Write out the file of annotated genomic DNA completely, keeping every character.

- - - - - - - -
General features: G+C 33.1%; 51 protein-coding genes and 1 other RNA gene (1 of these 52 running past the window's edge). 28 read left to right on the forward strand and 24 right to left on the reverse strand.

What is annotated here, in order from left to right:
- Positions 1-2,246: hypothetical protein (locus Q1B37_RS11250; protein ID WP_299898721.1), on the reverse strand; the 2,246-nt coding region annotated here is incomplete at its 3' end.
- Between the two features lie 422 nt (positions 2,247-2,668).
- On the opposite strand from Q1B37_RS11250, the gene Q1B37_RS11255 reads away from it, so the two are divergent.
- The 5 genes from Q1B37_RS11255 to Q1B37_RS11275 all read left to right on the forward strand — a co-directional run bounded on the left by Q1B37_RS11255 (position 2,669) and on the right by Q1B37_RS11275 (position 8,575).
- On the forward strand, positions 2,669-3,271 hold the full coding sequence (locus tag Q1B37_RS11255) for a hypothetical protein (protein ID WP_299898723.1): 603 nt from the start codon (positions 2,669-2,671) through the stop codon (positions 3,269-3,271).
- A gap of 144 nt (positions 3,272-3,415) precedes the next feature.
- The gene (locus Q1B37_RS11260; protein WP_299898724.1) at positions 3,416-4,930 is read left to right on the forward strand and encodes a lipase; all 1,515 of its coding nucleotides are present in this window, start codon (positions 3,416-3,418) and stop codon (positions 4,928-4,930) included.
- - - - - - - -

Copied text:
General features: G+C 33.1%; 51 protein-coding genes and 1 other RNA gene (1 of these 52 running past the window's edge). 28 read left to right on the forward strand and 24 right to left on the reverse strand.

What is annotated here, in order from left to right:
- Positions 1-2,246: hypothetical protein (locus Q1B37_RS11250; protein ID WP_299898721.1), on the reverse strand; the 2,246-nt coding region annotated here is incomplete at its 3' end.
- Between the two features lie 422 nt (positions 2,247-2,668).
- On the opposite strand from Q1B37_RS11250, the gene Q1B37_RS11255 reads away from it, so the two are divergent.
- The 5 genes from Q1B37_RS11255 to Q1B37_RS11275 all read left to right on the forward strand — a co-directional run bounded on the left by Q1B37_RS11255 (position 2,669) and on the right by Q1B37_RS11275 (position 8,575).
- On the forward strand, positions 2,669-3,271 hold the full coding sequence (locus tag Q1B37_RS11255) for a hypothetical protein (protein ID WP_299898723.1): 603 nt from the start codon (positions 2,669-2,671) through the stop codon (positions 3,269-3,271).
- A gap of 144 nt (positions 3,272-3,415) precedes the next feature.
- The gene (locus Q1B37_RS11260; protein WP_299898724.1) at positions 3,416-4,930 is read left to right on the forward strand and encodes a lipase; all 1,515 of its coding nucleotides are present in this window, start codon (positions 3,416-3,418) and stop codon (positions 4,928-4,930) included.